There is no traditional way to handle this because it hasn't happened before. Why you can't see that is beyond me.

As I said, you could argue that it is desirable to have an election within the next six months but you can't rely on historical precedent to do so because there is no historical precedent for the unique situation in which we find ourselves.

Regarding my hypothetical: Are you seriously suggesting that if PM dies eight weeks after an election, a new election should be held immediately? (Please be specific in the number months or weeks)

Geekwad said...

If this seems undemocratic, it's because people do not understand what they are voting for. We're sold a election story about a prime minister or a party, but that's completely irrelevant to what we vote on in a national election, which is direct representation by an individual human. Parties like to obfuscate that. I would like to see MPs take power back from the parties, and this development seems like it could be a start in that direction.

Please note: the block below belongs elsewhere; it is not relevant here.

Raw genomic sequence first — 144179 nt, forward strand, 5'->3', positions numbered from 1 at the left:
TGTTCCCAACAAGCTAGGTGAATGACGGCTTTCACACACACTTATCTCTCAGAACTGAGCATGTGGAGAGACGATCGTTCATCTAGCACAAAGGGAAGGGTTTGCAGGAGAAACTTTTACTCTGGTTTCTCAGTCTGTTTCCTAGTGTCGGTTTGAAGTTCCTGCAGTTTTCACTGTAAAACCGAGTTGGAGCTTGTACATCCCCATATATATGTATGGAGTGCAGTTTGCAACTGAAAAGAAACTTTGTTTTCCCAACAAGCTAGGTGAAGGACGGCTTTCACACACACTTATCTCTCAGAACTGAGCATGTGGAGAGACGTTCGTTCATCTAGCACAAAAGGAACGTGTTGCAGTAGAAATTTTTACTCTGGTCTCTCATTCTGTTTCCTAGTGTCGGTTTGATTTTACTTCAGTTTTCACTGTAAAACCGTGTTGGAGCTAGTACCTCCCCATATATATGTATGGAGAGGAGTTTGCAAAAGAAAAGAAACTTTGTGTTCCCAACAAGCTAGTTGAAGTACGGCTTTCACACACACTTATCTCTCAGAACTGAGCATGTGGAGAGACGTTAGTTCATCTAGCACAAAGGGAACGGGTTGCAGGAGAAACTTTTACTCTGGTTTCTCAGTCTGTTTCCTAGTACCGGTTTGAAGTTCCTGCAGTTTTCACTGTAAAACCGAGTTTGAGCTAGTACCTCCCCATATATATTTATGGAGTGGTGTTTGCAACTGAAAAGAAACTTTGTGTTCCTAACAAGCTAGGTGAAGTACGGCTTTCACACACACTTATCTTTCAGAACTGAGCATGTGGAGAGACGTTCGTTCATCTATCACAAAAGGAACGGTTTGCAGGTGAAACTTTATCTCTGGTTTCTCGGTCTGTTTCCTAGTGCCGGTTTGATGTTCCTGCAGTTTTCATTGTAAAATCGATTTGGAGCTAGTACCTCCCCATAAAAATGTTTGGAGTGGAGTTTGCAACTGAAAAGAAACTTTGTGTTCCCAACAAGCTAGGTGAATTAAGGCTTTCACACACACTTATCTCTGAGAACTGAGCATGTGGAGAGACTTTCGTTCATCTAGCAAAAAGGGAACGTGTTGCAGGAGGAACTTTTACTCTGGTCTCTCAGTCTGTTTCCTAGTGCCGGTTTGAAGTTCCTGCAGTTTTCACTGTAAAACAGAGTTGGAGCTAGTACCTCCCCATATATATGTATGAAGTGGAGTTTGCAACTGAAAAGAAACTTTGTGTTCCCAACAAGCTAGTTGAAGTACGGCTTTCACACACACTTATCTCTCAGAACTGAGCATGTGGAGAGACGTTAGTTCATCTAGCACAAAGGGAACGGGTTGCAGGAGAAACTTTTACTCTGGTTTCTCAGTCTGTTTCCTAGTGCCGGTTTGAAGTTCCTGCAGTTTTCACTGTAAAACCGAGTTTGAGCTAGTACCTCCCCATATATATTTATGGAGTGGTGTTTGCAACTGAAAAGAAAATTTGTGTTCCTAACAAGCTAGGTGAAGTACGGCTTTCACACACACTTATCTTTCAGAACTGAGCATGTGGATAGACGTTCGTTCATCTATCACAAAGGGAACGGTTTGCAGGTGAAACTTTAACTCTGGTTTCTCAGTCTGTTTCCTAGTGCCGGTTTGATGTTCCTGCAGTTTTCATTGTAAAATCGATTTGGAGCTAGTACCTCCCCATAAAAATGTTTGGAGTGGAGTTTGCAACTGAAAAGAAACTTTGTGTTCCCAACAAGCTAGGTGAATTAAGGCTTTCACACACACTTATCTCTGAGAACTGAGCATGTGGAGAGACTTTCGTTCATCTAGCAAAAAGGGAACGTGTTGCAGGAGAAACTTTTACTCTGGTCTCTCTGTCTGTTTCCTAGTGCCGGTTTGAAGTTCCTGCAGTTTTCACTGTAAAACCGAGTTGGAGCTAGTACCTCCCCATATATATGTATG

JCKelan, there's no reason to be afraid of sovereigntists. They are not the debbil or boogeymen. They don't want anything from you. Quite literally nothing!

Anonymous said...

Wrightwater: It is not convention merely because you say it isn't. It's occurred every time in history.

A different context means nothing without reason why it would be different.

As for your last comment: "Are you seriously suggesting that if PM dies eight weeks after an election, a new election should be held immediately? (Please be specific in the number months or weeks)"

Please point out where I used the word "immediatly," and if you are having difficulty its because I never did.

If a new leader takes office and does not hold an election within months than that leader weakens the democratic tradition that other leaders have followed since Bowell.

I don't need to specify the exact number of weeks because that's how conventions work. They don't deel in minute specifics.